Johannesburg - "Baby Jake" Matlala was a sporting hero who would be sorely missed,
former president Thabo Mbeki said in paying tribute to him on Saturday.
a former boxing champion, died of a lung problem at the Charlotte
Maxeke Johannesburg Academic Hospital at 11am on Saturday.
"'Baby Jake' was one of our heroes and ambassadors, who flew the country’s flag high," Mbeki said in a statement.
"On this sad occasion, we should pay tribute to him and say thank you for representing us and making us proud as a people."
manager and publicist Brian Mitchell was also shocked at the news of
his death, which was confirmed by family spokesman Pastor Alan McCauley,
of the Rhema Church.
"It's great loss for South African boxing," said Mitchell.
the most successful boxer produced by South Africa, Matlala, 51, was
often described as the little big man, South Africa's smallest boxing
giant, or the small fighter with the big heart.
Four times a
world champion in the flyweight (50kg) section, he was born in
Meadowlands, Soweto on August 1, 1962. His father gave his only child
not just boxing lessons, but also life lessons.
taught me to be focused. I went to school in Soweto. When I came home I
did household chores," Matlala said in an interview published on
His professional career began in Port
Elizabeth, in the Eastern Cape, in February 1980 and, by the time he
retired in March 2002, his record stood at more than 50 victories.
titles included World Boxing Organisation flyweight champion in 1993,
the light flyweight title in 1995, the International Boxing Association
junior flyweight title in 1997 and the World Boxing Union (WBU)
flyweight title in 2001.
He was the only South African boxer to
have won four world titles and, at 147cm, he was the shortest man to
have been a world champion.
Matlala said in an interview in 2003 that he had stopped boxing because there were no big names left for him to fight.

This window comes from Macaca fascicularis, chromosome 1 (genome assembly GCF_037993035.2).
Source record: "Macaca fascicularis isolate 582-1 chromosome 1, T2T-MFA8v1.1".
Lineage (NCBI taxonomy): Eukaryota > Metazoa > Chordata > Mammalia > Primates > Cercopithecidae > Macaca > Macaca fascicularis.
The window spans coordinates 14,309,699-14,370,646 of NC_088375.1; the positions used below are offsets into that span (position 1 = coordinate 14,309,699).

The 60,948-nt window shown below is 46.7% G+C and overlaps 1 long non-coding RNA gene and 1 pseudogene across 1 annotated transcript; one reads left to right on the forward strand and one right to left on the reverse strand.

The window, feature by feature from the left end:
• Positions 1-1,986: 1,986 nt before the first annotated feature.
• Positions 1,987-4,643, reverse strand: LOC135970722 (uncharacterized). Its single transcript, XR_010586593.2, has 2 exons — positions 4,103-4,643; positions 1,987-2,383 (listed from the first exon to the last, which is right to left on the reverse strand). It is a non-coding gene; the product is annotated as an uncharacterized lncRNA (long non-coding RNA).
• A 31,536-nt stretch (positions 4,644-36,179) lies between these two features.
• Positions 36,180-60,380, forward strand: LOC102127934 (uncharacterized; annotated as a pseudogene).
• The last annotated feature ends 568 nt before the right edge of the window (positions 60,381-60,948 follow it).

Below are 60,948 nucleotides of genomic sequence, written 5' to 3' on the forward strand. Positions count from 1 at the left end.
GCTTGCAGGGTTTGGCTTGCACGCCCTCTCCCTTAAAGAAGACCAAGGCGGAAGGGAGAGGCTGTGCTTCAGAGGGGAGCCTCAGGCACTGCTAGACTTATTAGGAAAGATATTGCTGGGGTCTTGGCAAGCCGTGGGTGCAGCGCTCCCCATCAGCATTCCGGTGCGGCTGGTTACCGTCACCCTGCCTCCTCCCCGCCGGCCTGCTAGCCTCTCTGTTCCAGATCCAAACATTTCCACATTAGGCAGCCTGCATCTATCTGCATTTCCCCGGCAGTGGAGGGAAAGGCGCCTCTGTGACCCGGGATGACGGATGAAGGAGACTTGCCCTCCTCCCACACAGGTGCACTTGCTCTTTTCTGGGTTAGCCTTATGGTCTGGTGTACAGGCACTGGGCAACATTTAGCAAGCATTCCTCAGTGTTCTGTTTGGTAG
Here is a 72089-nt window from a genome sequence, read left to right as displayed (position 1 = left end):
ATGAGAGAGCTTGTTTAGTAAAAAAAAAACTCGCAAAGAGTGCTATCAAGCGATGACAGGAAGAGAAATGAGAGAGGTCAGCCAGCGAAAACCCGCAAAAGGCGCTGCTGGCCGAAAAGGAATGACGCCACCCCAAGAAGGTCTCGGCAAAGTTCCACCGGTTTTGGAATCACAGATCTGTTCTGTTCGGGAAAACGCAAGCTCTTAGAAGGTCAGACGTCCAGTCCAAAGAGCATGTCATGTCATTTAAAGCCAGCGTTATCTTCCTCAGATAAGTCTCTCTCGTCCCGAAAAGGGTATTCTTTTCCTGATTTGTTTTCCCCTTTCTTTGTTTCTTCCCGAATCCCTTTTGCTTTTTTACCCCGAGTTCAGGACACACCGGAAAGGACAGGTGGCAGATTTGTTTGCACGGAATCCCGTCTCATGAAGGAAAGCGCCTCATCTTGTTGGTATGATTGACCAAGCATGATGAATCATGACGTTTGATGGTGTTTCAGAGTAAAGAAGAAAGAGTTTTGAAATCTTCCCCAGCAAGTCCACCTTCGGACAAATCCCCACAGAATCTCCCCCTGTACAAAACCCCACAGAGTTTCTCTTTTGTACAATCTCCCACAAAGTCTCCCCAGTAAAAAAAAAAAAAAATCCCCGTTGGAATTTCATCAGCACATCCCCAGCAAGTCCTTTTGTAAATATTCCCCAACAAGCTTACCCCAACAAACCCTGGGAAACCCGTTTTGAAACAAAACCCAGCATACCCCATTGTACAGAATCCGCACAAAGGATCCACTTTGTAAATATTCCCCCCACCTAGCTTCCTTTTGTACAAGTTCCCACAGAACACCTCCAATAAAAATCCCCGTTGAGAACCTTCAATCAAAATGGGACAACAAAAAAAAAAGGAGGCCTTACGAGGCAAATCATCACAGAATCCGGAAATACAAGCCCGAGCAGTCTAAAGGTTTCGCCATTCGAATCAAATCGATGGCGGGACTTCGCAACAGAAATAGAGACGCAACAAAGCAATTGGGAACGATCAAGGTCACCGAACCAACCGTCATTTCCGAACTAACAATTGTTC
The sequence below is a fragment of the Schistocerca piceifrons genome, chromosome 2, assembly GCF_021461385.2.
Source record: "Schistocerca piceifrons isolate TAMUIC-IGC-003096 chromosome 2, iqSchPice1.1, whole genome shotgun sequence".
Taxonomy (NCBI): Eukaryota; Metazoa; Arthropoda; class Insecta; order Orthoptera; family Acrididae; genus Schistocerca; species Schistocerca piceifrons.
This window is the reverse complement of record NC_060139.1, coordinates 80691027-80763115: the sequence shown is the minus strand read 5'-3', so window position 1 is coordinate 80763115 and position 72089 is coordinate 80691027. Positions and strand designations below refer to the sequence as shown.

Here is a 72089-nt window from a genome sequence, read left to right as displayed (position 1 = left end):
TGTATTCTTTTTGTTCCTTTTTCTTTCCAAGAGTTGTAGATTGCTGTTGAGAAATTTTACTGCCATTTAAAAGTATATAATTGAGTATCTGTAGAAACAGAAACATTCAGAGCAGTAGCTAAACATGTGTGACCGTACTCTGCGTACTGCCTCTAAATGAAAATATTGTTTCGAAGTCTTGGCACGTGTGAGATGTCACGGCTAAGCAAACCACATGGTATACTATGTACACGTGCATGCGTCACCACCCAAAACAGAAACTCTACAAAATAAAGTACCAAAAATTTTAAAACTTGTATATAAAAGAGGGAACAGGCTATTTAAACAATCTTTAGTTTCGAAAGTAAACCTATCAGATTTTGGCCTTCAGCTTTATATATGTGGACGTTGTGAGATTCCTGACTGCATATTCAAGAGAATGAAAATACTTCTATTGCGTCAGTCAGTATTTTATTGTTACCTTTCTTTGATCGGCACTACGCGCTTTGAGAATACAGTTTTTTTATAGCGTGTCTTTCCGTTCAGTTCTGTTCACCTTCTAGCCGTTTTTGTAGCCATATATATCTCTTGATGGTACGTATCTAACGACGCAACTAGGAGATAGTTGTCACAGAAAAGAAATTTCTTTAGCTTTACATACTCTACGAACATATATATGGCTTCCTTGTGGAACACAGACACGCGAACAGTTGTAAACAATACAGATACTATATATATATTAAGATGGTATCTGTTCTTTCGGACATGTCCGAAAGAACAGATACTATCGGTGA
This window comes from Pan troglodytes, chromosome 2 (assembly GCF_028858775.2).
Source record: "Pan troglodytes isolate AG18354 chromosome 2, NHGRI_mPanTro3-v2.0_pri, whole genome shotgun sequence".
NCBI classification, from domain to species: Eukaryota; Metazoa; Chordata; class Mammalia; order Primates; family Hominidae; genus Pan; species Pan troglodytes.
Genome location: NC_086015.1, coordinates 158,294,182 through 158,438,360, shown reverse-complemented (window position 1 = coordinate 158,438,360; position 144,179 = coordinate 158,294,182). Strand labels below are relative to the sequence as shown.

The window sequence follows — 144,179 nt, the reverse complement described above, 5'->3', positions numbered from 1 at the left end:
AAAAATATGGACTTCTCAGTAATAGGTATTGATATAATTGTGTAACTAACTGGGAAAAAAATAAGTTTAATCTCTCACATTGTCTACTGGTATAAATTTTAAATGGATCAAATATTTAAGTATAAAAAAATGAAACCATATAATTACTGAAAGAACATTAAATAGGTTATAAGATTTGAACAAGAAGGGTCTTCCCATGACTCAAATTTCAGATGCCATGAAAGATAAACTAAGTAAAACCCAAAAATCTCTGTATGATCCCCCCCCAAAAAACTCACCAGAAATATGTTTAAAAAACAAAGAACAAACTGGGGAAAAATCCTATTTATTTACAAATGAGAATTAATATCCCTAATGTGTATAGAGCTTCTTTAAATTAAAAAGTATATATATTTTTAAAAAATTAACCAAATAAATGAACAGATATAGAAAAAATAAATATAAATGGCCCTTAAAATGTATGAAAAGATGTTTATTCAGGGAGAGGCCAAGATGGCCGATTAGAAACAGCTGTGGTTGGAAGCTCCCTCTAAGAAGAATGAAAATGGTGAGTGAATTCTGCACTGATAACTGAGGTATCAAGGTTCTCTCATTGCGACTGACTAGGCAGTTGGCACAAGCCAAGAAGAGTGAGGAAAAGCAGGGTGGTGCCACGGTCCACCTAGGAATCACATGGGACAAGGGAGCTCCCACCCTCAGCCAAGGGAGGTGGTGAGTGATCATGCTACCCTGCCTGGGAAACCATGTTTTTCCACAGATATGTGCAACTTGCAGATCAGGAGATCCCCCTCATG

Matlala, who completed a BCom degree at the University of SA, was never put off by being the shorter one in the ring.
"Height is not an issue, it's in the mind," he said.
strategy was simple -- he constantly threw punches at his opponent's
body, until the opponent got tired, and let his head down.
"I work the body, then the head will come," said Matlala.
His death came just days after that of former president Nelson Mandela, who was a boxer in his younger days.
Mandela and US actor Will Smith attended Matlala's farewell fight.
Afterwards Matlala presented his WBU belt to Mandela.
he retired, Matlala remained actively involved in the community, helped
to raise funds for HIV/Aids programmes and supported the SA Police
Service in its campaign to get members fit.
He starred in the
television reality dance show Strictly Come Dancing, endearing himself
to viewers with his amiable personality, even though he was not as
comfortable with dancing steps as boxing footwork.
He also had to
deal with bad media coverage in his day. In the late 1990s, a family
friend claimed that he had raped her. He settled the matter out of
court. Some newspapers suggested he paid out as much as R1 million.
after his retirement, a business venture in which he was involved, fast
food outlet Jake's Diner, suffered severe financial losses.
Matlala tried his hand at motivational speaking and enjoyed a stint as a boxing commentator.
However, by the time of his death, he was said to be financially down and out.
2010, Golden Gloves boxing promoter Rodney Berman arranged a black-tie
charity fight called The Night of the Little Big Man to raise funds for
Matlala to cover his medical costs after he was hospitalised for weeks,
reportedly with double pneumonia.
The Rhema Church, of which
Matlala was a member, also called on the public to help raise funds for
him, and SuperSport agreed to sponsor the broadcast of the charity
At the time, Berman's publicist, Terry Pettifer, who has
himself since died, told The Times newspaper that Matlala had "lost
everything and needs all the help he can get".
Matlala and his
wife Mapule also tried unsuccessfully to market a DVD/CD combo of his
best fights and jazz and gospel songs by his wife.
Matlala leaves his wife, who was his childhood sweetheart, and two sons.